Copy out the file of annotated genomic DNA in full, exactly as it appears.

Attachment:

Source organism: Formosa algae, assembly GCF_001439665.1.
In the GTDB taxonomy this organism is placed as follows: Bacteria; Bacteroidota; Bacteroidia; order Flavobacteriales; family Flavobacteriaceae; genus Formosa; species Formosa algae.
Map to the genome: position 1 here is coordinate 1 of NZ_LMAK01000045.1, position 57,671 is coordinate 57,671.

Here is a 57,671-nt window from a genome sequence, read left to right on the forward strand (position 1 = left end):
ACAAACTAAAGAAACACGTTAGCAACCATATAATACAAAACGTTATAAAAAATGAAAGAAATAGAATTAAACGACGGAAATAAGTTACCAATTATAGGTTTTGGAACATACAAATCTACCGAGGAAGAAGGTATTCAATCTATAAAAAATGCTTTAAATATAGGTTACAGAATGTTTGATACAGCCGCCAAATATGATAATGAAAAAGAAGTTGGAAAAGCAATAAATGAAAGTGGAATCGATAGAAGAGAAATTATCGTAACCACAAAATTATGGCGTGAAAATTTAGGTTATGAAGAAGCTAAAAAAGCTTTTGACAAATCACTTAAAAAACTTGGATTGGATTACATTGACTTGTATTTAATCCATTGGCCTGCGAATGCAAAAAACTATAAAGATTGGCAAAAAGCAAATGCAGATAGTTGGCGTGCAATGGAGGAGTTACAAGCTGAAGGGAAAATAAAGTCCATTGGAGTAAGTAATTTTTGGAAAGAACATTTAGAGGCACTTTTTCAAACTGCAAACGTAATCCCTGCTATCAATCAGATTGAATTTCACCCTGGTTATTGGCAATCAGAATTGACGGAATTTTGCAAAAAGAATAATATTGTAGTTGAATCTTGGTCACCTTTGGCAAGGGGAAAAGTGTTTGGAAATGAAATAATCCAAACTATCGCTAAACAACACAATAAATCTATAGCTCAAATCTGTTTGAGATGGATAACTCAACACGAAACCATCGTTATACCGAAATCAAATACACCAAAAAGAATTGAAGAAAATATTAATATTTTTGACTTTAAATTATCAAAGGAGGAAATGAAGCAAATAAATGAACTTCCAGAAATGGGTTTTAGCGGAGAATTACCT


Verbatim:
Source organism: Formosa algae, assembly GCF_001439665.1.
In the GTDB taxonomy this organism is placed as follows: Bacteria; Bacteroidota; Bacteroidia; order Flavobacteriales; family Flavobacteriaceae; genus Formosa; species Formosa algae.
Map to the genome: position 1 here is coordinate 1 of NZ_LMAK01000045.1, position 57,671 is coordinate 57,671.

Here is a 57,671-nt window from a genome sequence, read left to right on the forward strand (position 1 = left end):
ACAAACTAAAGAAACACGTTAGCAACCATATAATACAAAACGTTATAAAAAATGAAAGAAATAGAATTAAACGACGGAAATAAGTTACCAATTATAGGTTTTGGAACATACAAATCTACCGAGGAAGAAGGTATTCAATCTATAAAAAATGCTTTAAATATAGGTTACAGAATGTTTGATACAGCCGCCAAATATGATAATGAAAAAGAAGTTGGAAAAGCAATAAATGAAAGTGGAATCGATAGAAGAGAAATTATCGTAACCACAAAATTATGGCGTGAAAATTTAGGTTATGAAGAAGCTAAAAAAGCTTTTGACAAATCACTTAAAAAACTTGGATTGGATTACATTGACTTGTATTTAATCCATTGGCCTGCGAATGCAAAAAACTATAAAGATTGGCAAAAAGCAAATGCAGATAGTTGGCGTGCAATGGAGGAGTTACAAGCTGAAGGGAAAATAAAGTCCATTGGAGTAAGTAATTTTTGGAAAGAACATTTAGAGGCACTTTTTCAAACTGCAAACGTAATCCCTGCTATCAATCAGATTGAATTTCACCCTGGTTATTGGCAATCAGAATTGACGGAATTTTGCAAAAAGAATAATATTGTAGTTGAATCTTGGTCACCTTTGGCAAGGGGAAAAGTGTTTGGAAATGAAATAATCCAAACTATCGCTAAACAACACAATAAATCTATAGCTCAAATCTGTTTGAGATGGATAACTCAACACGAAACCATCGTTATACCGAAATCAAATACACCAAAAAGAATTGAAGAAAATATTAATATTTTTGACTTTAAATTATCAAAGGAGGAAATGAAGCAAATAAATGAACTTCCAGAAATGGGTTTTAGCGGAGAATTACCT